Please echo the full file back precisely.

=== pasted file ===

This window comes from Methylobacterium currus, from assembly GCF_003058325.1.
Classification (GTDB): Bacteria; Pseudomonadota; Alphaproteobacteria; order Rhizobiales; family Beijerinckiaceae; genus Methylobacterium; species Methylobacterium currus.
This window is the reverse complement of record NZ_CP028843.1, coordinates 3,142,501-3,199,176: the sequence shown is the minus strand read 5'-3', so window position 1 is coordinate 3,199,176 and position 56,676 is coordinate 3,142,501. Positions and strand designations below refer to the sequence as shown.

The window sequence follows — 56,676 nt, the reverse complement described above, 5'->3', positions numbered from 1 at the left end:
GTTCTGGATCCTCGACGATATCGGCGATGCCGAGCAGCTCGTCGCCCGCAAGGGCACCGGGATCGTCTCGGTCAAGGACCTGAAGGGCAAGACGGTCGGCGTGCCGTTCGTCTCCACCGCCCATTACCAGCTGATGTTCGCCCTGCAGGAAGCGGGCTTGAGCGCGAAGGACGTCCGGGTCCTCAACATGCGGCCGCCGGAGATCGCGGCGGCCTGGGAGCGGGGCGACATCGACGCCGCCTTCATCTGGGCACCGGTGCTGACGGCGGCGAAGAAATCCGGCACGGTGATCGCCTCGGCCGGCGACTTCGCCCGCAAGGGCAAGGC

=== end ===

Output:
This window comes from Methylobacterium currus, from assembly GCF_003058325.1.
Classification (GTDB): Bacteria; Pseudomonadota; Alphaproteobacteria; order Rhizobiales; family Beijerinckiaceae; genus Methylobacterium; species Methylobacterium currus.
This window is the reverse complement of record NZ_CP028843.1, coordinates 3,142,501-3,199,176: the sequence shown is the minus strand read 5'-3', so window position 1 is coordinate 3,199,176 and position 56,676 is coordinate 3,142,501. Positions and strand designations below refer to the sequence as shown.

The window sequence follows — 56,676 nt, the reverse complement described above, 5'->3', positions numbered from 1 at the left end:
GTTCTGGATCCTCGACGATATCGGCGATGCCGAGCAGCTCGTCGCCCGCAAGGGCACCGGGATCGTCTCGGTCAAGGACCTGAAGGGCAAGACGGTCGGCGTGCCGTTCGTCTCCACCGCCCATTACCAGCTGATGTTCGCCCTGCAGGAAGCGGGCTTGAGCGCGAAGGACGTCCGGGTCCTCAACATGCGGCCGCCGGAGATCGCGGCGGCCTGGGAGCGGGGCGACATCGACGCCGCCTTCATCTGGGCACCGGTGCTGACGGCGGCGAAGAAATCCGGCACGGTGATCGCCTCGGCCGGCGACTTCGCCCGCAAGGGCAAGGC